Do you have a sense of purpose in your life? What helps you get out of bed in the morning? What gives your life meaning? Many of us get so caught up with the hustle and bustle of everyday life that we lose sight of the big picture. Taking time to think about what is your life about is important. How are you serving some purpose greater than yourself? When we have a sense of purpose, our lives are richer and more satisfying. Not surprisingly, studies show that having a sense of purpose has a positive impact on longevity. Life transitions are excellent opportunities to re-examine and re-establish our sense of purpose. Mid-life events such as, divorce, empty nest, retirement, or the death of a spouse are times when many people feel a void in their lives, perhaps even a sense of loss of purpose. Take some time to ask, who am I now? What do I want? How do I want to be of service? What is my purpose?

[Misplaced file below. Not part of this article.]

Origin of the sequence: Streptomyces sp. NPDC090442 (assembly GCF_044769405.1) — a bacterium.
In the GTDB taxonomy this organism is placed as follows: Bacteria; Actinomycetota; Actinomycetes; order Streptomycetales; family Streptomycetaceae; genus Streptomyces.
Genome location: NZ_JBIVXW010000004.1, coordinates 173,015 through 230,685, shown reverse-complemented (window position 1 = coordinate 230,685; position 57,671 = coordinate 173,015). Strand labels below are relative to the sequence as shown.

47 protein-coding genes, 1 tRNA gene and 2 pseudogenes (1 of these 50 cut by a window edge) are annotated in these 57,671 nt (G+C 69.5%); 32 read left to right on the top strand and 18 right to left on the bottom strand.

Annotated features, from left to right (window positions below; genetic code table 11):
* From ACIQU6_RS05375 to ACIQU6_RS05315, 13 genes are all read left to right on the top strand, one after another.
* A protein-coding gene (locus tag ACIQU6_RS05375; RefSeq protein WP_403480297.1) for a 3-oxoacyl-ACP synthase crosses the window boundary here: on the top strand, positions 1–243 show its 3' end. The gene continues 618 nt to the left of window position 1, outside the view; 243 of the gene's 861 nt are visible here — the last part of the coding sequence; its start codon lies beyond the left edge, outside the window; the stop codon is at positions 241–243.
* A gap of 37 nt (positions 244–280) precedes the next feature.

When was the last time that you truly listened to someone, and completely focused on what that person was saying? If you are like most people, you listen with one ear. Perhaps you look at your phone, or drift off and think about your to-do list, work, the kids, sex, what you want for dinner, or a host of other topics. The most common distraction from fully listening is focusing on what you want to say when the other person stops talking.
Have you had the experience of having someone’s undivided attention when you were talking? Pretty powerful, isn’t it? How would your relationships change if you made an effort to truly listen? If you want more harmonious, understanding, and loving relationships, try it! Make eye contact, leave the distractions behind, and listen with both ears. You’ll be amazed how this simple practice will impact your relationships.